Social commerce, or the involvement of social networks to facilitate e-commerce transactions, is finally coming into its own. Here are the five hottest trends in bringing social design thinking into the shopping experience:
1. Social networks as storefronts
Wanelo, it can be argued, is a shopping-obsessed clone of Pinterest. Pinterest took a page out of Wanelo’s playbook, however, when it announced “Buyable Pins.” Now users discovering new products are transforming into customers who can purchase some items directly on Pinterest, using Apple Pay. Wanelo’s early exploration of this feature netted a 3x improvement in conversion rates versus sending users to an external website to make a purchase. Pinterest’s much bigger user base makes this a ripe opportunity for e-commerce marketers looking for their next greenfield opportunity to grow revenue.
Twitter is also testing in-network purchases, where shipping and payment information is given to Twitter and processing is handled by partners like Stripe. Even Google’s getting in on the act, announcing “Shop” buttons that may soon appear on search results. Transactions will happen via a separate Google product page.
2. Shop buttons invade news feeds
Within a span of six months, the major social networks have all rolled out or announced shoppable stories. Twitter, Facebook, Instagram and YouTube all seem to have the same idea here, adding shopping-focused “Buy” and “Shop Now” buttons as options for advertisers. Unlike Pinterest and Wanelo, these are essentially differently worded calls to action that link to a brand’s or retailer’s e-commerce page where the transaction occurs.
3. Instagram product placement
Social marketers know that association with key influencers is a great way to proliferate word-of-mouth, and for fashion, Instagram is where it’s at. Disclosure is often murky, but if you’re favorite Instagrammer is wearing and talking about a product they absolutely adore, they might be more than passionate advocates; they could very well be in a paid partnership with the brand. According to Harper’s Bazaar, brands spend up to a billion dollars a year on sponsored Instagram posts. Savvy fashionistas like 22-year-old Danielle Bernstein makes up to $15,000 per Instagram post to her one million followers in cooperation with a brand.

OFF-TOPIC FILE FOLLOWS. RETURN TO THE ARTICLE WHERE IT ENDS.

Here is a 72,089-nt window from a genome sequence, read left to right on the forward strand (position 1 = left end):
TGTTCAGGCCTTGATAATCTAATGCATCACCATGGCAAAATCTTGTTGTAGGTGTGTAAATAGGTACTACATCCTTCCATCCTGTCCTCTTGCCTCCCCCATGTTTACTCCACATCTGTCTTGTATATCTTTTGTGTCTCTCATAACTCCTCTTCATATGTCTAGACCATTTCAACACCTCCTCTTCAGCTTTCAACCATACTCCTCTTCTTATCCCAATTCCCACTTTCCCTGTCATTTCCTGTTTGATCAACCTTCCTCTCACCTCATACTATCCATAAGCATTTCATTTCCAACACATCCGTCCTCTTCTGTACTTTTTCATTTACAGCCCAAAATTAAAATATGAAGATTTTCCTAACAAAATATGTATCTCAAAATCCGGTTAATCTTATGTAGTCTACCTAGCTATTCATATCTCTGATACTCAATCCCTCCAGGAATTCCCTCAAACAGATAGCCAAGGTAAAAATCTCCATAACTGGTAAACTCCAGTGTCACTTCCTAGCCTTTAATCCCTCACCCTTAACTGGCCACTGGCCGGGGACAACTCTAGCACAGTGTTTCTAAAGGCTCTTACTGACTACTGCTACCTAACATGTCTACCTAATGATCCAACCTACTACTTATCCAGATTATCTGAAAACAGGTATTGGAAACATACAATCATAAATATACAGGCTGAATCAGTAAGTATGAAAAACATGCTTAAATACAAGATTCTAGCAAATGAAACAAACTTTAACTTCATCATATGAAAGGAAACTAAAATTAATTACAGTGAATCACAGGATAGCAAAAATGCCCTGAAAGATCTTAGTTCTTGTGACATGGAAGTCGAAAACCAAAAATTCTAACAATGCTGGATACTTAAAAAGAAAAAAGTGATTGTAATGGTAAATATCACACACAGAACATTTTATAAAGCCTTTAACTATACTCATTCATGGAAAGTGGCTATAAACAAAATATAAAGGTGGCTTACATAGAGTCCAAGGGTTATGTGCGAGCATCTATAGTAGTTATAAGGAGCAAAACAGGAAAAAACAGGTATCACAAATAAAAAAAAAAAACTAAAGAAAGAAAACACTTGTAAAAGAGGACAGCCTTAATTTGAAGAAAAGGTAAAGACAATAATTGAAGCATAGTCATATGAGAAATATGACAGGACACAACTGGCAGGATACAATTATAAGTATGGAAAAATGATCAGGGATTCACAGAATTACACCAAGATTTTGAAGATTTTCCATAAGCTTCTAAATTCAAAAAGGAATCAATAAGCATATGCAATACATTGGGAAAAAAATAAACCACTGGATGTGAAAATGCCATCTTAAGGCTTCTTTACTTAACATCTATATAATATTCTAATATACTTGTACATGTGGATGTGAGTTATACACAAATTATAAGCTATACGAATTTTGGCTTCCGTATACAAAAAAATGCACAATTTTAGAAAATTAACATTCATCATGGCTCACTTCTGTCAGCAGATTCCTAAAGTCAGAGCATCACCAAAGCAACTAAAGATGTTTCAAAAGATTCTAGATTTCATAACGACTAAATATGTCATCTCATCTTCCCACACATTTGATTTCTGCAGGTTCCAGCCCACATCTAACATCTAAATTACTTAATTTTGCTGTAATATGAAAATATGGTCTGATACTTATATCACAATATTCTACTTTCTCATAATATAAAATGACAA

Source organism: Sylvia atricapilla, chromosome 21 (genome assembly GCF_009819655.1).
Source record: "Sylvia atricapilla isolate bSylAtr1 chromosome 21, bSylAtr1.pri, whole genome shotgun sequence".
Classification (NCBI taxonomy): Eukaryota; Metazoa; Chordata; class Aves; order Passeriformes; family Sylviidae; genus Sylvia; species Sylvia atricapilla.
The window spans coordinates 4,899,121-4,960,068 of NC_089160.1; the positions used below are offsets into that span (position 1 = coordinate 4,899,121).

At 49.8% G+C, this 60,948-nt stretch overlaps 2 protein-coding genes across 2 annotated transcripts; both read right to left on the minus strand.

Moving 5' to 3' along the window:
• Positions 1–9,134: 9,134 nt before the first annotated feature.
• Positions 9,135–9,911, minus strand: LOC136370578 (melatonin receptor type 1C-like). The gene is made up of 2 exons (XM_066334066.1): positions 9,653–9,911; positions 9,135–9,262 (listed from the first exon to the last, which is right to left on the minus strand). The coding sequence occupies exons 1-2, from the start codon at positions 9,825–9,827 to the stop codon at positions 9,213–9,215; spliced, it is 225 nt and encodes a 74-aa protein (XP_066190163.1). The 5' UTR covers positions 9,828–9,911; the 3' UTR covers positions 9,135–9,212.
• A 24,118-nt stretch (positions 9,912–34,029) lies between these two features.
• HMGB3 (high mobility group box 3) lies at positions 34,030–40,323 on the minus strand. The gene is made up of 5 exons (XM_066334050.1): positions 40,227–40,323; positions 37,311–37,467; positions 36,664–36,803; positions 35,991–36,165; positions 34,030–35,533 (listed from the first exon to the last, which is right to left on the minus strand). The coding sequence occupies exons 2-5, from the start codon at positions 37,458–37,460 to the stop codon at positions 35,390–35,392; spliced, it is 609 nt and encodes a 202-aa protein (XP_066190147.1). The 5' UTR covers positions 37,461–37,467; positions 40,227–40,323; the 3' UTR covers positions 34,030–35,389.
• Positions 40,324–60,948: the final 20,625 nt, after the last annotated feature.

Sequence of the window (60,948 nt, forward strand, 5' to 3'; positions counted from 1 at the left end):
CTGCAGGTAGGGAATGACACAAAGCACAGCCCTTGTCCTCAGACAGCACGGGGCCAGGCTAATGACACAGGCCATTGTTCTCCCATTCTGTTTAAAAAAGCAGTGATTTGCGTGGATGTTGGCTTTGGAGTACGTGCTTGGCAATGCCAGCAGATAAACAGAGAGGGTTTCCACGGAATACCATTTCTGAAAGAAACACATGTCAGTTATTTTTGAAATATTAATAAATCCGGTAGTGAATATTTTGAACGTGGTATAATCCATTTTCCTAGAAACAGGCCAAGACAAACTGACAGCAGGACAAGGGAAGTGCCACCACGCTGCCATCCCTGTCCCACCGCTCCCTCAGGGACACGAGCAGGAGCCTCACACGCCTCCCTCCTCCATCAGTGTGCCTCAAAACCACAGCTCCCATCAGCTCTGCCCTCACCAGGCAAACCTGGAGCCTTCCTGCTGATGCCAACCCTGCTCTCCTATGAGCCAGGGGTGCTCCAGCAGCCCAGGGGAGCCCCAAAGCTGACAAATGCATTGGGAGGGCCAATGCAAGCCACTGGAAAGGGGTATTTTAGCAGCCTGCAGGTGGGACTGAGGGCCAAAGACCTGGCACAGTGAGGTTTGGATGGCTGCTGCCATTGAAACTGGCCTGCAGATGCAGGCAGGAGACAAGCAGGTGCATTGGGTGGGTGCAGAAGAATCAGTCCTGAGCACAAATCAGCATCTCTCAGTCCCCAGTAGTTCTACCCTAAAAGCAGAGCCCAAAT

4. Rise of the social media talent agency
Activating influencers like Danielle Bernstein at scale has given rise to the social media talent agency. Companies like Niche, Cycle, self-serve platform Brandfame, TheAudience, Gary Vaynerchuk’s GrapeStory and others allow brands to tap into the growing desire to market through the mojo of Millennials, who are often more convincing than brands themselves. Interestingly, Niche was recently acquired by Twitter, which took notice of their work for HP with the #BendtheRules campaign featuring Vine celebs like Zach King strutting their stuff:
5. Payments become social and frictionless
Have you ever heard of Square Cash? It’s a peer-to-peer payment system that makes it way too easy to send somebody money. Simply type in the person’s name, the amount you want to give them, hit send and it’s instantly added to their bank account. It works great, but there wasn’t initially a social layer — until Snapchat. Snapchat recently partnered with Square and introduced, what else, Snapcash. Like Square Cash, it works so fast, they had to show you how to do it in slow motion, just in case you missed it.
With Snapchat’s adoption, this peer-to-peer payment system has the potential to actually scale — going from one-to-one to one-to-many. Facebook’s messenger didn’t need to partner with a Square; they built their entire system in-house, but the pay feature works in basically the same way. Combined with an enterprising Millennial social media celebrity that has something to sell, this could be the future of social commerce.